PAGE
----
For Sellers

Selling a Business?

You’re not alone. You only have to look in the “Business Opportunities” section of the daily paper on Wednesdays and Saturdays to see hundreds of business’s for sale. Buyers can pick and choose from many different types and prices. They all make a profit and are easy to run!!!! Well………some are, but how does a potential buyer recognise them?

Buyers Today

Buyers today are better educated and more generally more aware of the pitfalls. Buying a business is something they don’t do every day so the logical thing to do is to get professional help when they assess a business. This can involve the Business Broker, Accountant, Solicitor, Finance Broker, Financial Institution and Settlement Agent among others.

Give your business the best chance of selling.

Preparation and planning are the the key. Plan well in advance to put your business on the market. This will give you time to compile all the information you need to present to potential buyers. Try and see your business through the eyes of a purchaser and do what ever is necessary to present it in its best light. To give your business the edge over other business’s for sale the following is a list of must haves

  • Accountants Financial Statements (including)
  • Profit and Loss Statement
  • Balance Sheets
  • Depreciation Schedule
  • Staff details and wages
  • Current rent and outgoings
  • Managing Agent details
  • Hours owner works in business
  • Estimate of Stock
  • Plant & Equipment Schedule
  • Copy of current lease
  • Details of owners wages and expenses
  • Trading days and opening hours
  • Licenses required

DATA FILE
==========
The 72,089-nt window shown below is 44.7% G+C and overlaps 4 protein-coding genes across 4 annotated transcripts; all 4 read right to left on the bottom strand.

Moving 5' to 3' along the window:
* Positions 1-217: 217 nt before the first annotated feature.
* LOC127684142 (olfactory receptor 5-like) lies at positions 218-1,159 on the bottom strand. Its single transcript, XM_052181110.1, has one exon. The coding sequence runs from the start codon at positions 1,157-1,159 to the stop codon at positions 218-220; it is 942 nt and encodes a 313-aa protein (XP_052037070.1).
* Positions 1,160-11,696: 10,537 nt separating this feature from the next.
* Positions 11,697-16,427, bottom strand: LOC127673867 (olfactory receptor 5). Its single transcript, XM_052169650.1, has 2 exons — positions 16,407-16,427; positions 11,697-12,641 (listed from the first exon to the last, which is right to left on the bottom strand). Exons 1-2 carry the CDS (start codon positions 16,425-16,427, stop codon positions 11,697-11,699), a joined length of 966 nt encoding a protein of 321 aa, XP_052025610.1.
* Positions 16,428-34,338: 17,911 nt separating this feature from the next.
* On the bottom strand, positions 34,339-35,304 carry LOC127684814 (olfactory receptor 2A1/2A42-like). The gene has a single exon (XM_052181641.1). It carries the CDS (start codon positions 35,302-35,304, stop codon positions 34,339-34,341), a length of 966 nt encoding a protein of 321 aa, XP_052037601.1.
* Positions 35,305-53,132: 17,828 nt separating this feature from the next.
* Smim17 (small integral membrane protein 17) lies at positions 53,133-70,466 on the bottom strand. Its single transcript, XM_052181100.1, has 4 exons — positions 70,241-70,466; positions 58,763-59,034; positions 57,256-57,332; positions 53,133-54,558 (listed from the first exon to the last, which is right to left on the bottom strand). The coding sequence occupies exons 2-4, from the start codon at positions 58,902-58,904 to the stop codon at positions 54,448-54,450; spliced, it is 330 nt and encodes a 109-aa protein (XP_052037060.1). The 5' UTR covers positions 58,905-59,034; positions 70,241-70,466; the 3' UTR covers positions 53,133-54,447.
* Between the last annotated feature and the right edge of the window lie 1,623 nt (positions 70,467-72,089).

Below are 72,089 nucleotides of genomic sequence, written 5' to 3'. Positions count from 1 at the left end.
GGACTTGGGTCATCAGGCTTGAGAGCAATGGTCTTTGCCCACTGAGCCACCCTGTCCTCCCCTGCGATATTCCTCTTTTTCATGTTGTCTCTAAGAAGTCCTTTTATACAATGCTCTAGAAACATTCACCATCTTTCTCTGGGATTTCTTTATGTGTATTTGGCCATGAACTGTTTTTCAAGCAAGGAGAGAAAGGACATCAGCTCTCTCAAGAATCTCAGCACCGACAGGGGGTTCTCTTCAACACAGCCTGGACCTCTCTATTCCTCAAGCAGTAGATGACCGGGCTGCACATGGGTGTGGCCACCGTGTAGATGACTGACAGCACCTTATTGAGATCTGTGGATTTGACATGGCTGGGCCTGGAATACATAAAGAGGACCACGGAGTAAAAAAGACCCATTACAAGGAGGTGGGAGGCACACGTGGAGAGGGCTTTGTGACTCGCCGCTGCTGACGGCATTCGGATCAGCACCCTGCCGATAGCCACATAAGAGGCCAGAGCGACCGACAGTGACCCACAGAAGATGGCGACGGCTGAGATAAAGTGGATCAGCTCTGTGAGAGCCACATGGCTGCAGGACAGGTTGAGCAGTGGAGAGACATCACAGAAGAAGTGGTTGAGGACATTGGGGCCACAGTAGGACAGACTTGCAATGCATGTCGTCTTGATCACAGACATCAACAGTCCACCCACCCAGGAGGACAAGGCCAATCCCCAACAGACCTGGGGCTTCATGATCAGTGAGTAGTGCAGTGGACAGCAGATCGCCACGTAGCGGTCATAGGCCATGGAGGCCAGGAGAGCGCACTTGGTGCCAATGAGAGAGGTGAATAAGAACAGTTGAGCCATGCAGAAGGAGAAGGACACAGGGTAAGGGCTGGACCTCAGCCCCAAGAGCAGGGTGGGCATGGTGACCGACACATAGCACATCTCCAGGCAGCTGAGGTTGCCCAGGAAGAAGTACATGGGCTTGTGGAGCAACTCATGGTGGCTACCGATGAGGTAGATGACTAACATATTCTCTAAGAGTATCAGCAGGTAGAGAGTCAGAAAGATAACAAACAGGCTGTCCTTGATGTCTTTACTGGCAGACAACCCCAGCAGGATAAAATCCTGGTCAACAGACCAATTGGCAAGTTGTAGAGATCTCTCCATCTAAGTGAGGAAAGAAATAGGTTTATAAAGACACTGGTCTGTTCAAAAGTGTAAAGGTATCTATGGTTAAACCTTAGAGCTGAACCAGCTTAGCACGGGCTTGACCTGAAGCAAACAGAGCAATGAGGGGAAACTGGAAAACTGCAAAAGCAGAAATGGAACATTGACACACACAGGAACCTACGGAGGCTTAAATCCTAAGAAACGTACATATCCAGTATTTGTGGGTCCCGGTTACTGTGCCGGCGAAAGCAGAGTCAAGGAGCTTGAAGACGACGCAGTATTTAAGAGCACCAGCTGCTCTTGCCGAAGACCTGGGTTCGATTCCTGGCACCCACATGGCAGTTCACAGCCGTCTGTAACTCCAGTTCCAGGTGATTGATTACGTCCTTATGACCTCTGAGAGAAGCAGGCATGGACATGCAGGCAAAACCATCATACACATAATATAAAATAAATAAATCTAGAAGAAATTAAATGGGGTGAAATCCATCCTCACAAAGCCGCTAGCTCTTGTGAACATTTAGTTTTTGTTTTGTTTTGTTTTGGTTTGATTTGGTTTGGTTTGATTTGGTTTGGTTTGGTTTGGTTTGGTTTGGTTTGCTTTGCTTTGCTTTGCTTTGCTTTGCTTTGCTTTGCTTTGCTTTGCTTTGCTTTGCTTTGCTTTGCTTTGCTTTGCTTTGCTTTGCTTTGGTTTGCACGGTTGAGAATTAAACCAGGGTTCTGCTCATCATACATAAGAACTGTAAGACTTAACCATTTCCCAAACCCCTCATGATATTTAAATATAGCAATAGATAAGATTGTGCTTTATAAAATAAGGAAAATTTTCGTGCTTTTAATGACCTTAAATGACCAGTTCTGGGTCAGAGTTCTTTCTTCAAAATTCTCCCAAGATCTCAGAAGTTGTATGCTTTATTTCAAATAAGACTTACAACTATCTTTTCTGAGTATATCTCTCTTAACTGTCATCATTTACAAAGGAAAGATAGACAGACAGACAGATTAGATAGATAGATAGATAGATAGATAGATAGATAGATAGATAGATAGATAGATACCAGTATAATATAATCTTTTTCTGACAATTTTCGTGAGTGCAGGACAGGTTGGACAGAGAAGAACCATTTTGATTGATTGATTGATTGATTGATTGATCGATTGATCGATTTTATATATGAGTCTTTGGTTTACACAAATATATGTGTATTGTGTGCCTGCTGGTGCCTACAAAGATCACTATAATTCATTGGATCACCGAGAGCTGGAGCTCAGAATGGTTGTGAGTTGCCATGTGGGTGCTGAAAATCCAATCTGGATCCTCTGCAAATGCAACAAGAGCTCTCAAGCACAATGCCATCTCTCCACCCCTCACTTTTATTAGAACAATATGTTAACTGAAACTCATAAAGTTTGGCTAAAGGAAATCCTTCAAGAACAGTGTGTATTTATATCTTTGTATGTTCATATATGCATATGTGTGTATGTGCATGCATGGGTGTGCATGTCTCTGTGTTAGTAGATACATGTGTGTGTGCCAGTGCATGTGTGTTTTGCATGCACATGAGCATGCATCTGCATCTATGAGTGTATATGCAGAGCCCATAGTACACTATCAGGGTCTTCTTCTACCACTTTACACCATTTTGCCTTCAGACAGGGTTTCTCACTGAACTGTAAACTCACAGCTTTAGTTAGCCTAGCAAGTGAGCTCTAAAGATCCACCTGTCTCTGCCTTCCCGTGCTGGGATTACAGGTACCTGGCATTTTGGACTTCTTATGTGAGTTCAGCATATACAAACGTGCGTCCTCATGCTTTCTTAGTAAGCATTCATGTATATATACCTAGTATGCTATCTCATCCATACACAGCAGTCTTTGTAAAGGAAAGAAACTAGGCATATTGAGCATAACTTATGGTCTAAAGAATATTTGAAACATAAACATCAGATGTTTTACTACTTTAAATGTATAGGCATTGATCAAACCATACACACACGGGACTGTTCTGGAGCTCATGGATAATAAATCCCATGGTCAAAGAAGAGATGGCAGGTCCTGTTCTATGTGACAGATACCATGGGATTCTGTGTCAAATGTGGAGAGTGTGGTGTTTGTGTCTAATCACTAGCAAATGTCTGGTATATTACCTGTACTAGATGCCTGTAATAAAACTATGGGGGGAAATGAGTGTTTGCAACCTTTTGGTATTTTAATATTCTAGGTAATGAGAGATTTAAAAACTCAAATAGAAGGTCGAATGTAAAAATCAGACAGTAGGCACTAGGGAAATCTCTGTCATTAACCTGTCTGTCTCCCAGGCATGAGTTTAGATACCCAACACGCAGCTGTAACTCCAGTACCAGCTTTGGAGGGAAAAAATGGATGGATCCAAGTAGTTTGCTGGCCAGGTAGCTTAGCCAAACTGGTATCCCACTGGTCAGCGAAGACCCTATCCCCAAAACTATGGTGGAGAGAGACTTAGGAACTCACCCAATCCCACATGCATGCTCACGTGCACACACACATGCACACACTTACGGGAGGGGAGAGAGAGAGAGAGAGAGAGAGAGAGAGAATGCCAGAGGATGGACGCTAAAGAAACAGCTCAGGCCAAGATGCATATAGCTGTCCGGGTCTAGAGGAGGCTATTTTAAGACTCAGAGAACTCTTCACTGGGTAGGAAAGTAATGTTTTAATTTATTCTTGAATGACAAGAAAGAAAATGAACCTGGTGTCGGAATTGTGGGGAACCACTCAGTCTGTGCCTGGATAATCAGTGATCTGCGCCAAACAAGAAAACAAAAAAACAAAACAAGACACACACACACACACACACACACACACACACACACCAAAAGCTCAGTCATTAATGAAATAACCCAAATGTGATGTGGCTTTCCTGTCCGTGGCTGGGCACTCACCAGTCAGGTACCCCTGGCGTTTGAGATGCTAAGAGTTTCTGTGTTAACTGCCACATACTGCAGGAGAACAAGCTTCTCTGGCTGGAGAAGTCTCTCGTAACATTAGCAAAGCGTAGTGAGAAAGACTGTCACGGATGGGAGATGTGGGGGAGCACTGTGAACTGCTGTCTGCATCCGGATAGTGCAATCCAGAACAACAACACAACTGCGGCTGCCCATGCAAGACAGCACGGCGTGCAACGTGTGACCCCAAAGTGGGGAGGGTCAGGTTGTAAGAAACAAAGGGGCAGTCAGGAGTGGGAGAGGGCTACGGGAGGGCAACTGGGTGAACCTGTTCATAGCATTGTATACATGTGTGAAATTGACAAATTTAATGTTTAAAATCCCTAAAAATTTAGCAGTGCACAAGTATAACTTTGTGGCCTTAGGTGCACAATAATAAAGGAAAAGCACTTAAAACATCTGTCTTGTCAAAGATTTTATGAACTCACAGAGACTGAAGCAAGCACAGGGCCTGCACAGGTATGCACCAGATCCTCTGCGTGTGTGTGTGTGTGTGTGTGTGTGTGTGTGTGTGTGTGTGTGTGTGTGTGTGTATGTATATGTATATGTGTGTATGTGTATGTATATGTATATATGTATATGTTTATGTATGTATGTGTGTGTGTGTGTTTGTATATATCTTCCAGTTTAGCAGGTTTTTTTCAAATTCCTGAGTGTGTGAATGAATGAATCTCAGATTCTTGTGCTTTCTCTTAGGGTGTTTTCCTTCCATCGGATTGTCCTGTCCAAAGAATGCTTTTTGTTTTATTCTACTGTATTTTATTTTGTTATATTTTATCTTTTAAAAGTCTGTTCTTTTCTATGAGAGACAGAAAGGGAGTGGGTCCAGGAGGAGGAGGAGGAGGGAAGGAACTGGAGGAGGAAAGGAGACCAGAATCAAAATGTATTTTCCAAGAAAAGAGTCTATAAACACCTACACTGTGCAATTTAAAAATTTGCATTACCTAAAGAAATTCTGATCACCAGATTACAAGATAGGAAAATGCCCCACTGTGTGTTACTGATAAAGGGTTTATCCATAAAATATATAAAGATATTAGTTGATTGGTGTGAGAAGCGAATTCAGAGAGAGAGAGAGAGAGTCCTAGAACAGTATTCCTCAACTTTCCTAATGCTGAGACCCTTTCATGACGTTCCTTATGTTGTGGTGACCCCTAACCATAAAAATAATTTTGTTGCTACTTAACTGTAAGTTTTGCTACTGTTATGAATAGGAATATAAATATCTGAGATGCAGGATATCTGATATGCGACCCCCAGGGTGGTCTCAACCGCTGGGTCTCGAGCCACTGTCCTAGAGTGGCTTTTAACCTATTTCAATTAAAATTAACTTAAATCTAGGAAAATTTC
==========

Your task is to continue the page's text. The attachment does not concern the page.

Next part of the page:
• Year to date sales figures
  • Ongoing advertising

Well documented businesses sell!!

At least 3 years full financial statements including Profit & Loss, Balance Sheets and Depreciation Schedules need to be available plus personal tax returns and bank statements. Also year- to-date financials to confirm gross sales to the end of the last month. If your last financial statements are dated 30 June of the previous year how old are they now?

Also, if the purchaser of your business needs finance the more information they can provide a lender the better chance they will have of getting the funds.

ABC Pty Ltd   2009 2008 2007
Gross Sales   500000 450000 400000
Cost of Sales   200000 175000 150000
Gross Profit   300000 275000 250000
Expenses   200000 200000 180000
Net Profit   100000 75000 70000
Ad Back        
Borrowing Costs   5000 3000 0
Depreciation   25000 28000 30000
Interest   21000 18000 16000
HP Charges   6000 6000 6000
         
Motor Vehicle Repairs (One Off)   7000 0 0
Owners Wages   60000 50000 50000
Owners Superannuation   20000 10000 4500
         
Total Ad Backs   144000 115000 106500
Total Surplus   244000 190000 176500

Once you have established your total surplus or “Adjusted net profit” you are in a position to calculate the goodwill your business.

Goodwill is a direct calculation of Adjusted Net Profit.

ROI and Goodwill